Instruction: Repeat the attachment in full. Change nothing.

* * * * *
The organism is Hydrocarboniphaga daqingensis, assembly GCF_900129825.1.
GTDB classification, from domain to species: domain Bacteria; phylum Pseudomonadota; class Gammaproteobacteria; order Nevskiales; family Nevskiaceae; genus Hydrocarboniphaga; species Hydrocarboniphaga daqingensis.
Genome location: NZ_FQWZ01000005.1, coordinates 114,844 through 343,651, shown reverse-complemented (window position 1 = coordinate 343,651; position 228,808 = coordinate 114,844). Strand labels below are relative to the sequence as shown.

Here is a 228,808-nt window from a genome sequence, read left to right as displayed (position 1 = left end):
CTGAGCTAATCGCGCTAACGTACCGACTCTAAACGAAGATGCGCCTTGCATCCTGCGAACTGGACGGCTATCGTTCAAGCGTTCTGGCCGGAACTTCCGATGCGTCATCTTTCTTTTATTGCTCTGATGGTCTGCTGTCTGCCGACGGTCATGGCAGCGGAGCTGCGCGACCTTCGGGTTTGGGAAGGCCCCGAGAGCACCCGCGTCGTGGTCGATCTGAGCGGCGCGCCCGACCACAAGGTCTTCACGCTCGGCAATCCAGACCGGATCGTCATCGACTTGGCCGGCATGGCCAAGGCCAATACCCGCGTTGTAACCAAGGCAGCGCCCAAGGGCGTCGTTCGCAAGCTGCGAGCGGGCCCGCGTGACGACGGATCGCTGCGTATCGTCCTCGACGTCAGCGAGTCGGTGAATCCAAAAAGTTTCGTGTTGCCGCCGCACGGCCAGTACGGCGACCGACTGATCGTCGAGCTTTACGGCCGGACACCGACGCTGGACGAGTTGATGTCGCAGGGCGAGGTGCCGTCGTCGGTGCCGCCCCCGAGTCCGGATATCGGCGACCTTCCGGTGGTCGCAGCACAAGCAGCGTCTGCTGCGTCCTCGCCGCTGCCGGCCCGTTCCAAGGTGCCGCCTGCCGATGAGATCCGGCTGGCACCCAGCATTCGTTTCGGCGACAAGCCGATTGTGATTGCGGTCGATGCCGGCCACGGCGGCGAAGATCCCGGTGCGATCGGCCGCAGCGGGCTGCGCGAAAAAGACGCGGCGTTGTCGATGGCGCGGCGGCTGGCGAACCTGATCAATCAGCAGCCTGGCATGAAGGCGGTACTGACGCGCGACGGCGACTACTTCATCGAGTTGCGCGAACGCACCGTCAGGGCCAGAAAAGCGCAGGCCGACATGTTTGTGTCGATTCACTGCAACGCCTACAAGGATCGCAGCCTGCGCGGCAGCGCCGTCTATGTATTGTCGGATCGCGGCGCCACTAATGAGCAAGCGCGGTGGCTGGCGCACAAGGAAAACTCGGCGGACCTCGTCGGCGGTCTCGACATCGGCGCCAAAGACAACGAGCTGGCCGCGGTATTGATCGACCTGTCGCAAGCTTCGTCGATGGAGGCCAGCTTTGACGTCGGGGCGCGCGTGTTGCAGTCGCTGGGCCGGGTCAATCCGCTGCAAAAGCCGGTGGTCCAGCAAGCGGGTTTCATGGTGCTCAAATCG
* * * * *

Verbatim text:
The organism is Hydrocarboniphaga daqingensis, assembly GCF_900129825.1.
GTDB classification, from domain to species: domain Bacteria; phylum Pseudomonadota; class Gammaproteobacteria; order Nevskiales; family Nevskiaceae; genus Hydrocarboniphaga; species Hydrocarboniphaga daqingensis.
Genome location: NZ_FQWZ01000005.1, coordinates 114,844 through 343,651, shown reverse-complemented (window position 1 = coordinate 343,651; position 228,808 = coordinate 114,844). Strand labels below are relative to the sequence as shown.

Here is a 228,808-nt window from a genome sequence, read left to right as displayed (position 1 = left end):
CTGAGCTAATCGCGCTAACGTACCGACTCTAAACGAAGATGCGCCTTGCATCCTGCGAACTGGACGGCTATCGTTCAAGCGTTCTGGCCGGAACTTCCGATGCGTCATCTTTCTTTTATTGCTCTGATGGTCTGCTGTCTGCCGACGGTCATGGCAGCGGAGCTGCGCGACCTTCGGGTTTGGGAAGGCCCCGAGAGCACCCGCGTCGTGGTCGATCTGAGCGGCGCGCCCGACCACAAGGTCTTCACGCTCGGCAATCCAGACCGGATCGTCATCGACTTGGCCGGCATGGCCAAGGCCAATACCCGCGTTGTAACCAAGGCAGCGCCCAAGGGCGTCGTTCGCAAGCTGCGAGCGGGCCCGCGTGACGACGGATCGCTGCGTATCGTCCTCGACGTCAGCGAGTCGGTGAATCCAAAAAGTTTCGTGTTGCCGCCGCACGGCCAGTACGGCGACCGACTGATCGTCGAGCTTTACGGCCGGACACCGACGCTGGACGAGTTGATGTCGCAGGGCGAGGTGCCGTCGTCGGTGCCGCCCCCGAGTCCGGATATCGGCGACCTTCCGGTGGTCGCAGCACAAGCAGCGTCTGCTGCGTCCTCGCCGCTGCCGGCCCGTTCCAAGGTGCCGCCTGCCGATGAGATCCGGCTGGCACCCAGCATTCGTTTCGGCGACAAGCCGATTGTGATTGCGGTCGATGCCGGCCACGGCGGCGAAGATCCCGGTGCGATCGGCCGCAGCGGGCTGCGCGAAAAAGACGCGGCGTTGTCGATGGCGCGGCGGCTGGCGAACCTGATCAATCAGCAGCCTGGCATGAAGGCGGTACTGACGCGCGACGGCGACTACTTCATCGAGTTGCGCGAACGCACCGTCAGGGCCAGAAAAGCGCAGGCCGACATGTTTGTGTCGATTCACTGCAACGCCTACAAGGATCGCAGCCTGCGCGGCAGCGCCGTCTATGTATTGTCGGATCGCGGCGCCACTAATGAGCAAGCGCGGTGGCTGGCGCACAAGGAAAACTCGGCGGACCTCGTCGGCGGTCTCGACATCGGCGCCAAAGACAACGAGCTGGCCGCGGTATTGATCGACCTGTCGCAAGCTTCGTCGATGGAGGCCAGCTTTGACGTCGGGGCGCGCGTGTTGCAGTCGCTGGGCCGGGTCAATCCGCTGCAAAAGCCGGTGGTCCAGCAAGCGGGTTTCATGGTGCTCAAATCG